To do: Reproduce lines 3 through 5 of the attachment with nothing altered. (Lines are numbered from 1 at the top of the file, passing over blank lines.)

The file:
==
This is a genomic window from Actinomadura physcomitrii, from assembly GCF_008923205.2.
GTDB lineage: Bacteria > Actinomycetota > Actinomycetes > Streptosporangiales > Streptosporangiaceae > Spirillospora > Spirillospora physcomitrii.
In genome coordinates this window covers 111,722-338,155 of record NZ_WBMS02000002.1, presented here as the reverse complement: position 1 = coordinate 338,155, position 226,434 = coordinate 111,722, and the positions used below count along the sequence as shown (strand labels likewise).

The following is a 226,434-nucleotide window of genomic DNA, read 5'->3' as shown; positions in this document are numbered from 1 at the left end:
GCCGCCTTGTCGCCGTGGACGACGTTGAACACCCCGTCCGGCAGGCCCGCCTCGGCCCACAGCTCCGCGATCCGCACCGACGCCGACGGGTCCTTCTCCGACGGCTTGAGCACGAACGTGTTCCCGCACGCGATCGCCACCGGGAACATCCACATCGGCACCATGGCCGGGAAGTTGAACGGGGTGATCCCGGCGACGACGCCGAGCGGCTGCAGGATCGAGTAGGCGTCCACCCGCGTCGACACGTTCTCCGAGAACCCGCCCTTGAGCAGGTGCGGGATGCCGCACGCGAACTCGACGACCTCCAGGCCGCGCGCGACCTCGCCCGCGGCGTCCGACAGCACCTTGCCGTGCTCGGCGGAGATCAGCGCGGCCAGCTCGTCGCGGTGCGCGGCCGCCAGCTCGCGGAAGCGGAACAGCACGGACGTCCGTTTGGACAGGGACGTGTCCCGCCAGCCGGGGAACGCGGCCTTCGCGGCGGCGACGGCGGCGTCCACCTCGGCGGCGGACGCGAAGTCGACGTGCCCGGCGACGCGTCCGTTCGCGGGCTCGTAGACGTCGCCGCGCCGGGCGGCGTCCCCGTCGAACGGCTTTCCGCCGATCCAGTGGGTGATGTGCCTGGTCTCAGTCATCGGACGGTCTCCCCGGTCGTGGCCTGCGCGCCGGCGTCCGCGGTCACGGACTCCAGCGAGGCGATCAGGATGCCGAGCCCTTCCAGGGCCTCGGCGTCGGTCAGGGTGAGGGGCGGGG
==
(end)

In genome coordinates this window covers 111,722-338,155 of record NZ_WBMS02000002.1, presented here as the reverse complement: position 1 = coordinate 338,155, position 226,434 = coordinate 111,722, and the positions used below count along the sequence as shown (strand labels likewise).

The following is a 226,434-nucleotide window of genomic DNA, read 5'->3' as shown; positions in this document are numbered from 1 at the left end:
GCCGCCTTGTCGCCGTGGACGACGTTGAACACCCCGTCCGGCAGGCCCGCCTCGGCCCACAGCTCCGCGATCCGCACCGACGCCGACGGGTCCTTCTCCGACGGCTTGAGCACGAACGTGTTCCCGCACGCGATCGCCACCGGGAACATCCACATCGGCACCATGGCCGGGAAGTTGAACGGGGTGATCCCGGCGACGACGCCGAGCGGCTGCAGGATCGAGTAGGCGTCCACCCGCGTCGACACGTTCTCCGAGAACCCGCCCTTGAGCAGGTGCGGGATGCCGCACGCGAACTCGACGACCTCCAGGCCGCGCGCGACCTCGCCCGCGGCGTCCGACAGCACCTTGCCGTGCTCGGCGGAGATCAGCGCGGCCAGCTCGTCGCGGTGCGCGGCCGCCAGCTCGCGGAAGCGGAACAGCACGGACGTCCGTTTGGACAGGGACGTGTCCCGCCAGCCGGGGAACGCGGCCTTCGCGGCGGCGACGGCGGCGTCCACCTCGGCGGCGGACGCGAAGTCGACGTGCCCGGCGACGCGTCCGTTCGCGGGCTCGTAGACGTCGCCGCGCCGGGCGGCGTCCCCGTCGAACGGCTTTCCGCCGATCCAGTGGGTGATGTGCCTGGTCTCAGTCATCGGACGGTCTCCCCGGTCGTGGCCTGCGCGCCGGCGTCCGCGGTCACGGACTCCAGCGAGGCGATCAGGATGCCGAGCCCTTCCAGGGCCTCGGCGTCGGTCAGGGTGAGGGGCGGGG